My buddy and I recently finished a hike in the Adirondack High Peaks. I’ve done a fair amount of mountaineering before (including a three-week trek across the Sierra-Nevada Range and back) and a lot of hiking and camping, but this was the toughest hike I’ve ever been on. It included thirteen peaks, ten of which were high peaks. We did this all in one continuous hike without stopping for more than ten minutes (that was our longest break, at lunch-time). You can follow along on the map below if you like (the blue line is our route).
We started out at 4:30 AM at the Adirondack Loj, hiking towards Wright Peak. We stayed the night before at a very nice hostel called the Jack Rabbit Hostel. We got up there a little late though, and ended up getting less than five hours of sleep (Side note: I don’t recommend trying a hike of this nature on less than five hours of sleep). So, back to the hike; we started towards Wright Peak, and as you can see it is an up-and-back trip off the trail. Well, I was getting pretty tired already, and was pretty discouraged, knowing that this was the beginning and I should be fresh. I dragged myself up Wright Peak and was relieved to find the trip down quite restful while enjoying the gail-force winds on the top (every time I’ve been up Wright Peak it has been very very windy, in fact one time my buddy Duke and I brought an anemometer up to measure the winds and clocked a 69 m.p.h. gust).
So we were on to Algonquin now, the second peak we were tackling in the MacIntyre Range. I was starting to feel a lot better by now, and the psychological effect of knowing that we were going up and over Algonquin (not up and back) was very encouraging. We knocked out Algonquin pretty quickly and started the hike towards Boundary Peak.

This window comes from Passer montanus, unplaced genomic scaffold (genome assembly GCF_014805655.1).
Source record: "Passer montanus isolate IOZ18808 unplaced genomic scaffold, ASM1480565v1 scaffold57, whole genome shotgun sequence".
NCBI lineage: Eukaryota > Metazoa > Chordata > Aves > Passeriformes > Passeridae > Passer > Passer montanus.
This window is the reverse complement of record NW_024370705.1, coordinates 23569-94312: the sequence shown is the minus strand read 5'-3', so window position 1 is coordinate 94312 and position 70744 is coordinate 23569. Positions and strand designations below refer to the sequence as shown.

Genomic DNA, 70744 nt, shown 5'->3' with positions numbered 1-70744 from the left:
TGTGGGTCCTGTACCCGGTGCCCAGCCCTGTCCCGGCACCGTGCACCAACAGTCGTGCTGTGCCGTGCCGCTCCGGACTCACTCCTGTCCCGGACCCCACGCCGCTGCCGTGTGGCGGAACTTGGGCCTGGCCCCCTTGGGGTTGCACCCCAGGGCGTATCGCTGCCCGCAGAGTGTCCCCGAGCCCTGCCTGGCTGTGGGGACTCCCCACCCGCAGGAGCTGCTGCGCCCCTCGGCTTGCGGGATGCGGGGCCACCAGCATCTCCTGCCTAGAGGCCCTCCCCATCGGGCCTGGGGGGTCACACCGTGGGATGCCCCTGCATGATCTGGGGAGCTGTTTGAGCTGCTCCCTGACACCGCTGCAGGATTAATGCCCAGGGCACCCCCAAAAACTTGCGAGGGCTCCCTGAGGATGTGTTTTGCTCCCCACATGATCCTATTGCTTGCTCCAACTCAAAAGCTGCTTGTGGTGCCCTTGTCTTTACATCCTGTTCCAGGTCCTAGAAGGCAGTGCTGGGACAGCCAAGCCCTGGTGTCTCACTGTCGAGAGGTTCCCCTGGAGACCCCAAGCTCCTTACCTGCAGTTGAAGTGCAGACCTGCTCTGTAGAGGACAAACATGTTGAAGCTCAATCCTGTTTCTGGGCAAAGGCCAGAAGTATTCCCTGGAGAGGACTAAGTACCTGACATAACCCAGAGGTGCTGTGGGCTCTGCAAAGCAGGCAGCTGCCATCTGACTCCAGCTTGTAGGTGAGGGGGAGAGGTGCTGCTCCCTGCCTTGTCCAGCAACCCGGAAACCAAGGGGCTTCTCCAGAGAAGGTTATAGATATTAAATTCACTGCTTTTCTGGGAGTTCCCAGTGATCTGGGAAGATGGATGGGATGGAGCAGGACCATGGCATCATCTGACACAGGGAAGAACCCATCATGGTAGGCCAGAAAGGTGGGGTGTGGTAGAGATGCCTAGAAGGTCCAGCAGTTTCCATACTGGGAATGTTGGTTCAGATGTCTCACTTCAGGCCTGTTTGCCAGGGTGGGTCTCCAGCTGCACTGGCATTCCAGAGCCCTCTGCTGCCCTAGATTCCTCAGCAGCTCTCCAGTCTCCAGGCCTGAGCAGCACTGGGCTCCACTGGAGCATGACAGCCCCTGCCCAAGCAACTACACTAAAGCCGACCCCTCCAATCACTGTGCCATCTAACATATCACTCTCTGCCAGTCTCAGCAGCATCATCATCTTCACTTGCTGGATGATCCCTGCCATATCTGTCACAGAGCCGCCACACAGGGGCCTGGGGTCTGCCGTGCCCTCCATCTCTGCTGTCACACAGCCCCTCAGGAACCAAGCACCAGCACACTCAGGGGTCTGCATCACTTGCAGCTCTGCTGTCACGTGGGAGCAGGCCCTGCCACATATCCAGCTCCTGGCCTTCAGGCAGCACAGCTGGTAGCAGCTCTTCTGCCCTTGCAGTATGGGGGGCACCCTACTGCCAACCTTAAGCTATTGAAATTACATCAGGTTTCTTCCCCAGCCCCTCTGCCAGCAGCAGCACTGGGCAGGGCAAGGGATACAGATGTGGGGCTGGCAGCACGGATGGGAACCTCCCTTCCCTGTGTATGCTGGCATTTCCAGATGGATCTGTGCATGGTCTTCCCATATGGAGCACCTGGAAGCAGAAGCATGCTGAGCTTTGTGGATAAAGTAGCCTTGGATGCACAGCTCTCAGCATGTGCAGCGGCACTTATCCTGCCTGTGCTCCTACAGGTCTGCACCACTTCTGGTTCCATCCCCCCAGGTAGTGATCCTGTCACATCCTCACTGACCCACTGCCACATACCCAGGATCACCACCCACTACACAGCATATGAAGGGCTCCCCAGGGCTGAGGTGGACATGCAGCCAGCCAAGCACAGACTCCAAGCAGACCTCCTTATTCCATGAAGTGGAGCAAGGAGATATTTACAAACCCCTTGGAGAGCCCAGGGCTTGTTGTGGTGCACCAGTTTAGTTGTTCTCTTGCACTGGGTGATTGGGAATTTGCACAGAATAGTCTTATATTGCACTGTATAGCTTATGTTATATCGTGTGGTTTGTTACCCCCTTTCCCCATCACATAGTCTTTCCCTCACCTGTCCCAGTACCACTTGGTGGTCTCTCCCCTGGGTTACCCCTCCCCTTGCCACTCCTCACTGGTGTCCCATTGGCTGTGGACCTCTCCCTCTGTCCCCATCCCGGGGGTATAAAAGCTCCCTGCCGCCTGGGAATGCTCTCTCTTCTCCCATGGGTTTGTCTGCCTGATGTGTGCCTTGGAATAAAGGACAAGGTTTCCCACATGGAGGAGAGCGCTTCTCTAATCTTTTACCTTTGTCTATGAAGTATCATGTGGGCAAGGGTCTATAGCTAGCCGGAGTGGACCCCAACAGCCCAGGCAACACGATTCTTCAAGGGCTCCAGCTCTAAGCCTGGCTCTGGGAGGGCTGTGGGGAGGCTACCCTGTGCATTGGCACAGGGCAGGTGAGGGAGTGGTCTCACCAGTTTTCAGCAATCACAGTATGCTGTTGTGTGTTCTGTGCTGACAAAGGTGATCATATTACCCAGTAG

After about an hour, I decided to check the map, thinking we should have seen the trail marker for Boundary by now. Well, after double-checking the map I realized that the trail to Boundary Peak was slightly lighter in color than the other trails. I checked the legend, the trail was unmarked! We were pretty devastated because the trail to Boundary Peak also led to Iroquois Peak. We were only a few hours in and had already lost two peaks. We considered going back but realized we just didn’t have the time.
Now we had the long trek down to Lake Colden. It seemed to take forever to get there. Long downhill stretches really stress your knees and quadriceps. When we reached Lake Colden we had quite a bit of flat, which was a nice break for our legs, but a huge mental bummer. It was just a lot of work with no reward. It was here that we decided to pick up Skylight Peak in light of missing Boundary Peak and Iroquois Peak.
Along this trail we ran into a slew of trail intersections. We asked a fellow hiker for confirmation that we were heading towards Marcy Peak. He regrettably told us that we had passed the trail head, and told us where to pick it up. We hiked back to where he had explained to us but did not see the trail head. We decided to wait for him (we were traveling the same direction as him, but we were moving much faster) and ask him which was the right way. When he met up with us, he explained that he misunderstood us and thought we were looking for the Marcy Dam, not Marcy Peak. We were actually on the right trail all along. This was extremely frustrating and cost us well over an hour. After this we decided to just trust our map-reading skills and not ask anyone else for directions.
We finally made it to the Marcy trail head. By this time it had been raining steadily for a few hours. This really killed our pace and our morale. This was the place to pick up the trail to Skylight Peak, so we started the hike up. It was a very very narrow path that followed a stream the whole way. Any part of our feet that we had managed to keep dry in the rain was now drenched. The view was pretty much non-existent because of the rain. The way down Skylight was very slow because of the slick gushing stream bed.
Once we reached the bottom, it was time to head towards Marcy Peak. The highest peak in the Northeast, and the start of The Great Range.
You can read part two here.